When I was a kid, our family used to go to the West Amwell Fire Company chicken dinner every summer. It was advertised for weeks on a big letter-board sign planted in the cornfields along Route 179, and we passed it in the car with building excitement. On the June day, the firefighters rolled up the gates of the bays and set up long folding tables where the trucks were usually parked. The wives made cakes and the men worked immense charcoal fires walled in with cinder blocks and covered with metal grates where they basted the halved chickens by the hundred. You bought your ticket and stood in line, and when a spot opened up at one of the tables, you were seated. And there you ate a community supper, raising money for the volunteer fire company, flanked by what seemed to me a lot of old people and a lot of young parents while all the kids raced in and out, like hummingbirds docking for a few seconds at a juicy flower before zipping away again.
I love a community meal. Back then, there was a ham supper at the Methodist church in New Hope that I was so fond of that I asked for it to be my birthday dinner one year (even though it came with dreaded lima beans), and an epic lobster fest at the Episcopalian church across from my elementary school that was so popular you had to reserve a spot as soon as it was announced. It was a day for blazers and floral prints, and everybody from every part of small-town life came.
Was it the era or the region that had those suppers commence with a Dixie cup of tomato juice, set down on your plate? Just a little shot to get you started, served in a small wax-coated cup hardly bigger than the one used at the dentist’s office when they ask you to rinse. Whether what followed was chicken and corn on the cob or ham and lima beans, it started with the tomato juice.
It felt like a little Communion before supper, which even a person like me — with no church or any religion in her household — was allowed to participate in. I’ve started every Thanksgiving dinner for the past 20 years by serving a small glass of cold, salted tomato juice in that very same spirit.
Tomato juice doctored up with horseradish and lemon juice, Worcestershire sauce, Tabasco brand hot sauce and ground black pepper is obviously the beginning of a Bloody Mary, that famous brunch cocktail, which when garnished with its customary celery branch and a couple of pimento-stuffed olives becomes nearly a meal in itself. But a chilled bolt of the stuff on its own, without vodka — zingy from the lemon juice and lively with the heat from Tabasco — makes for a convincing, modest appetizer. Bloody Mary mix — virgin — is what I order on an airplane, on those late-afternoon return flights, when once back on the ground there will be work waiting for me and much to still accomplish. It wakes me up and holds me over until dinner. And Bloody Mary mix — properly spiked — is what I order on those exuberant outbound flights to vacation, when you are giddy to be getting away from all the work and obligations, and where there will be nothing that needs doing when you land except to unpack your bikini.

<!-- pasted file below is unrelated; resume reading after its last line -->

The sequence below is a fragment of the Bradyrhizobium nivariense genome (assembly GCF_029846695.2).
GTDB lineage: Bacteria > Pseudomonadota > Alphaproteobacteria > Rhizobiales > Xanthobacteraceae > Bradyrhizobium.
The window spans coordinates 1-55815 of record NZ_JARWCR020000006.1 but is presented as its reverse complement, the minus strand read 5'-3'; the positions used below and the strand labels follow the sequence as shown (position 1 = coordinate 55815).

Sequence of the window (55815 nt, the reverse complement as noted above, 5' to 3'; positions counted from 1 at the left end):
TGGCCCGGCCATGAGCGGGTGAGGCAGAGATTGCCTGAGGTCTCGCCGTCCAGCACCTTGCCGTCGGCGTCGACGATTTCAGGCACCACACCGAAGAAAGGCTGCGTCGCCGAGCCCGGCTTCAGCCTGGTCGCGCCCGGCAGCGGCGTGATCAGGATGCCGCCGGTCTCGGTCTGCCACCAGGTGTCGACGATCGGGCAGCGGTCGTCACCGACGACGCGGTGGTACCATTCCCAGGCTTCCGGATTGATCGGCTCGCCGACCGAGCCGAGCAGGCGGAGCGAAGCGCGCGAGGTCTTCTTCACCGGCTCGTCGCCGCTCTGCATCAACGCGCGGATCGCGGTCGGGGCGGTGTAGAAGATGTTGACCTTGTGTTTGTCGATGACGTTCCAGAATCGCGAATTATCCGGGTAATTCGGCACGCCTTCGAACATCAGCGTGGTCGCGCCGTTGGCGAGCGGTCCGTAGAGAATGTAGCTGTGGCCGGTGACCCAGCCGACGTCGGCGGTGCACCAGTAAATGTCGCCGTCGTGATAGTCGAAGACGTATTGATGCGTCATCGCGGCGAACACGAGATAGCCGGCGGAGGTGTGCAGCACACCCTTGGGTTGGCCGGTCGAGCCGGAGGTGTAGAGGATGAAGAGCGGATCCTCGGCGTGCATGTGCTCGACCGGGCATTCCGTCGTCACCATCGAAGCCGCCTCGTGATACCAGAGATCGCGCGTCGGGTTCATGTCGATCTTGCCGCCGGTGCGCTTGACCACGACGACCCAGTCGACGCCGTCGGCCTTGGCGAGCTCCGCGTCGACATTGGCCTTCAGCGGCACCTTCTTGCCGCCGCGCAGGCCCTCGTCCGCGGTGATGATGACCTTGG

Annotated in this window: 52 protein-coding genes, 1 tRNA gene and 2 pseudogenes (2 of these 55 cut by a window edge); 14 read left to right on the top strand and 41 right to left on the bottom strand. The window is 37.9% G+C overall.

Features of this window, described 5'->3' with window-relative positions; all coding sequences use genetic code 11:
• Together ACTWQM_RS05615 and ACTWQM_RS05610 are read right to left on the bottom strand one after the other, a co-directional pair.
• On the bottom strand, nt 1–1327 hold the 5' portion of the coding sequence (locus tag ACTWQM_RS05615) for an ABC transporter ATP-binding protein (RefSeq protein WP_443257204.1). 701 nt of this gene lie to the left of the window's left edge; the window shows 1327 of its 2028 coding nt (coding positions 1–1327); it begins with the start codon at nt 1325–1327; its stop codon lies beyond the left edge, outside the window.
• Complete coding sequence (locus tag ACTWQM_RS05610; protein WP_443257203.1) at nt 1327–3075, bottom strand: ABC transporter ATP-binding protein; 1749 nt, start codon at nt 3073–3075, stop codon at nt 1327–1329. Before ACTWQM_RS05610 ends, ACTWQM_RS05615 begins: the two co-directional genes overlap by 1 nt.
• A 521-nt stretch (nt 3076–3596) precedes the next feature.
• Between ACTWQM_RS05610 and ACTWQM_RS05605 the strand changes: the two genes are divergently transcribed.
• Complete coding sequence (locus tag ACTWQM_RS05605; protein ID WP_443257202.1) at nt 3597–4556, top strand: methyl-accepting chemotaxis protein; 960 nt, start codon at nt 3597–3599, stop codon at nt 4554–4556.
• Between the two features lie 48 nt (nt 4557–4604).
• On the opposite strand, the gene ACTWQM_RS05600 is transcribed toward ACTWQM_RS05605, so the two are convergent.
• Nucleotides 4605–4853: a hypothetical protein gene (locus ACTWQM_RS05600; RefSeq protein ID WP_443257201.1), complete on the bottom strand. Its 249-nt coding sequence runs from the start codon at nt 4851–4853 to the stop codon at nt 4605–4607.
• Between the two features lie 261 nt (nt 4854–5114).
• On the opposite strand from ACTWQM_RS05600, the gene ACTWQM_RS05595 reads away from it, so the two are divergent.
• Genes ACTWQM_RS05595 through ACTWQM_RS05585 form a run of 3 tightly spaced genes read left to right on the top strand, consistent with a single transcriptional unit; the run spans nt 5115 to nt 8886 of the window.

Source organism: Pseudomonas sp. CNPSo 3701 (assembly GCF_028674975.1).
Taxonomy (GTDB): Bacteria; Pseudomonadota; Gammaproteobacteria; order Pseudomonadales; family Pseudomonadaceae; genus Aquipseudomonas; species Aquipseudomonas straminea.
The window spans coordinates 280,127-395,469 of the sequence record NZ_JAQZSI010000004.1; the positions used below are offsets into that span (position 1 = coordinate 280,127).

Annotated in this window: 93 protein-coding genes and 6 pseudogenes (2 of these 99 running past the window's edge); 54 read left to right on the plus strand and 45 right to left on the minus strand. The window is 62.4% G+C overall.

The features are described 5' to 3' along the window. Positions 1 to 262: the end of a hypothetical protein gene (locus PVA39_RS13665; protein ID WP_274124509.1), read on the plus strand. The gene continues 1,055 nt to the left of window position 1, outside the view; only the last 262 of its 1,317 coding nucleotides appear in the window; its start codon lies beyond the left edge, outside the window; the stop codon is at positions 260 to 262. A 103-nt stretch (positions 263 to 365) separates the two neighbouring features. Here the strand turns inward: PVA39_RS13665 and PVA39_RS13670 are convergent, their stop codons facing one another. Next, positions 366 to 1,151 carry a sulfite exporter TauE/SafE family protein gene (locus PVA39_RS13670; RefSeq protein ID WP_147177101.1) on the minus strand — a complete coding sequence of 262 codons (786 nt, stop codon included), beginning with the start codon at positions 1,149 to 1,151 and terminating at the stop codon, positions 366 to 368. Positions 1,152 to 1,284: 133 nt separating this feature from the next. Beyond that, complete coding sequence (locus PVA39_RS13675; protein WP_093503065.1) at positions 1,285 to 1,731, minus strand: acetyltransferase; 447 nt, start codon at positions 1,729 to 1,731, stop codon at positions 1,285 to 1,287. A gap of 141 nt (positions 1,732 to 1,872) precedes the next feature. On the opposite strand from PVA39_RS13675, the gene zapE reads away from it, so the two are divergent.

There was a “swimsuit” diet for the ladies of my mom’s era involving a glass of tomato juice and a scoop of cottage cheese for lunch, which she never had use for but which my dad followed for decades — subbing clamato juice — when he was trying to get into his ski pants each season. I gave a nod to him and his love of clamato juice on our brunch Bloody Mary menu (11 different Bloody Marys with their individual garnishes), using gin and clam juice and garnished with half a pickled egg, which I called a Bloody Caesar. That was a tasty one, for sure. There was also the Danish Mary, with aquavit and a fresh branch of fennel, and another with tequila and a hit of smoky chipotle in adobo called the Southwest. But all 11 used this same base recipe here. It has all the necessary body from the tomato juice, but we use so much lemon juice that it remains clean and bright, never getting thick or muddy. The “gourmets” often insist on grated fresh horseradish root, but I’ve noticed that the fresh stuff loses its kick almost immediately, and then you end up with bits of flavorless pencil shavings clogging up the glass, while prepared horseradish holds its bite just about forever, and the gratings remain fresh and moist, pleasant to chew. Worcestershire brings depth to the umami already inherent in tomato, and Tabasco — the most perfectly acidic of hot pepper sauces — brings the whole thing to life.
Several years ago during the modernist-cuisine apex, there was an obsession with tomato water in general, but my good friend and chef Michael Schlow brilliantly took the technique — long, slow straining of fresh tomato pulp through several layers of cheesecloth — from the kitchen to the bar at his restaurant Great Bay in Boston, and introduced a cocktail called the Ghost of Mary. What a miracle! Clear as a martini — yes, clear! — with the full-on flavors of a Bloody Mary. You prepare the Bloody Mary mix as usual but then let it drip for hours through the thick filter of cheesecloth until you are left with a liquid that has all the flavor and none of the pulp or color. Mixed with vodka for a martini, you taste everything there: the horseradish and the lemon and the tomato and the pepper and the Worcestershire, without a speck of texture.
But the greater miracle is that a simple glass of juice — no straining required! — can be such a remarkable workhorse. It’s breakfast, lunch and brunch, as welcome at an early church supper as it is at an evening cocktail hour.
Recipe: Bloody Mary Mix